|Positions||JURI 2003/04||Europarl 2003/09||CULT 2002/12||ITRE 2002/12||McCarthy 2003/02/19|
As well as amendments submitted in a draft report by the committee's rapporteur, Arlene McCarthy, the committee will also be considering further amendments submitted by its own members, and must also consider the amendments recommended by two other committees, the Industry committee (ITRE) and the Culture committee (CULT).
The JURI decision is important, as its amended report will then be submitted to the plenary for voting.
The EPO's Examination Guidelines of 1978 further elaborate on this:
Until 1986 the EPO's boards of appeal and national courts, except in the UK, firmly rejected any claims to new combinations of generic computing equipment with calculation rules (= computer programs) in whatever form. After a few years the original hurdles to patentability were eroded to a level where about 99% of all applications for pure data processing, including "computer-implemented business methods", were demed "technical" and "not directed to programs for computers as such" by the EPO. National courts in various countries did not follow the EPO's practise and revoked patents some of the patents granted under, saying that the alleged invention consisted in nothing more than a computer program, intellectual method or business method.
The Commission of the European Communities (CEC) and MEP Arlene McCarthy are proposing to make the EPO's rules obligatory for all of Europe.
Despite statements like "the EPO... facing well-drafted applications and the need to offer applicants the benefit of the doubt, are contributing to a slow but discernible drift towards wider patenting" (Arlene McCarthy 21.05.03), the CEC draft directive and McCarthy's amendments steadfastly refuse to take a stand on the critical question of what is "technical" (i.e. patentable) and what is not: it must all be left to caselaw.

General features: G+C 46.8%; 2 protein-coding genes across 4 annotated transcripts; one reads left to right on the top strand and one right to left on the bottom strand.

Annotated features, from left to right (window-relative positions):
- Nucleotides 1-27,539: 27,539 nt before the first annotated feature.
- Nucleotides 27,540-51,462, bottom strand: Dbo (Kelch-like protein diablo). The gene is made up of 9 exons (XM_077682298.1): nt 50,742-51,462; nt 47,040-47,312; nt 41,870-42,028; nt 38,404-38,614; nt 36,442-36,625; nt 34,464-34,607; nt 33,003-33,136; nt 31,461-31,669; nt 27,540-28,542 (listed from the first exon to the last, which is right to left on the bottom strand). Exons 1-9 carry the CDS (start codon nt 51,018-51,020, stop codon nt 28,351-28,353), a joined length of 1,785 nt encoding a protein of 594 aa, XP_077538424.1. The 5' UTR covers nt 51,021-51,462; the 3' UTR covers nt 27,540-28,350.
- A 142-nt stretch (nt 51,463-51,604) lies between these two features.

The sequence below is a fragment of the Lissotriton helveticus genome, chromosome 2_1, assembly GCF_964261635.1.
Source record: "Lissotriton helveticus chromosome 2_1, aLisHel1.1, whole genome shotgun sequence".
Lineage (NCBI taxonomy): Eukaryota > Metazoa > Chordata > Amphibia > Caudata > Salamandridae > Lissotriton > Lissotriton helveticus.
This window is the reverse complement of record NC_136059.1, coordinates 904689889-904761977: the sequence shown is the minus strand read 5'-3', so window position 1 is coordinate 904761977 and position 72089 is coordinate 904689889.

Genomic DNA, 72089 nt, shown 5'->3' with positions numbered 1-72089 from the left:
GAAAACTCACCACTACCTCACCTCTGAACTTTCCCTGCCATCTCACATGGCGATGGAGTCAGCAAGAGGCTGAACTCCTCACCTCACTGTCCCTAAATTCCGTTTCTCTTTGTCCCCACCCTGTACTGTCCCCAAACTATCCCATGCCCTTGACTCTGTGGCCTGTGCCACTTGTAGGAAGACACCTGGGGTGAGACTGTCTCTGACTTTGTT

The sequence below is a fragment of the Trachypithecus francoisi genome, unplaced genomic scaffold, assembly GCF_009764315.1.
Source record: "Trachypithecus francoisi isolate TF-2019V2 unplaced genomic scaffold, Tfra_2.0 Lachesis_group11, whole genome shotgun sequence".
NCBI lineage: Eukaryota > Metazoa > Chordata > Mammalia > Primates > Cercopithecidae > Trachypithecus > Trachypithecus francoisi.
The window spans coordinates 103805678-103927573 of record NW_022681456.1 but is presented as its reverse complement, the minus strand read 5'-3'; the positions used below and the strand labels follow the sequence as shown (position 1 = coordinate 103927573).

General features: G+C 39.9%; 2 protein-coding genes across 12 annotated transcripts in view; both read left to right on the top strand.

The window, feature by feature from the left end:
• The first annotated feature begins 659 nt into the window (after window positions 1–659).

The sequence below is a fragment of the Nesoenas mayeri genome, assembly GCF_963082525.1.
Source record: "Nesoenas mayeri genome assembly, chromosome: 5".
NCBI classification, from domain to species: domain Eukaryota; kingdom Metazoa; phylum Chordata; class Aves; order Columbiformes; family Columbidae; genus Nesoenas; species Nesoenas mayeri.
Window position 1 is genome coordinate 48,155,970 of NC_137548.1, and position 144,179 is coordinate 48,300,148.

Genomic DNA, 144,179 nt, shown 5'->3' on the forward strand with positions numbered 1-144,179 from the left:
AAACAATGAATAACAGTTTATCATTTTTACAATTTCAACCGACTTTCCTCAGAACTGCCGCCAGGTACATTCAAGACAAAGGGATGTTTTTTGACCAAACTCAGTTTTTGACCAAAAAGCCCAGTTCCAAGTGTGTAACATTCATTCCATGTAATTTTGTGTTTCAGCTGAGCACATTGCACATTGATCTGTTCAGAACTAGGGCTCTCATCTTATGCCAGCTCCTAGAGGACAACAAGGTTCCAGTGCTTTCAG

The thrust of McCarthy's efforts is to ensure that the software and business method patents, which the European Patent Office (EPO) has granted against the letter and spirit of the written law in recent years, shall neither be revoked nor become unenforceable. Therefore, effectively, everything is to be patentable.
Amendment 46 to Article 3 attempts a negative definition of "technical", similar to what is found in Art 52 EPC: "... data processing should not be a field of technology for the purposes of patent law ...".
This is essential, to reformulate the principles of Art 52(2) in the language of the international treaty Art 27 TRIPs and thereby ward off recent attempts to abuse Art 27 TRIPs as a pretext for extending patentability beyond the limits of Art 52 EPC. It it the single most important principle that needs clarification.
Further clarification can be achieved by a positive definition of "technical invention", as adopted by CULT and proposed by members of the JURI committee, e.g. "a new teaching about cause-effect-relations in the use of controllable forces of nature" or "problem solution involving controllable forces of nature".
Arlene McCarthy's draft report dismisses the "technical invention" concept as an outdated peculiarity of German jurisprudence, but overlooks that the same concept is also more or less present in EPO caselaw and in many national jurisdictions (the UK being a notable exception) . "Modernist" patent law scholars have however ever since the 60s opposed the limitation of patentability to the use of forces of nature, arguing that the mission of the patent system is to "protect" today's "high-tech" innovation, or even that "information has become the fifth force of nature". It should however be understood that:
This concern is reflected in Amendment 45 (Article 2 (ba)), and several others.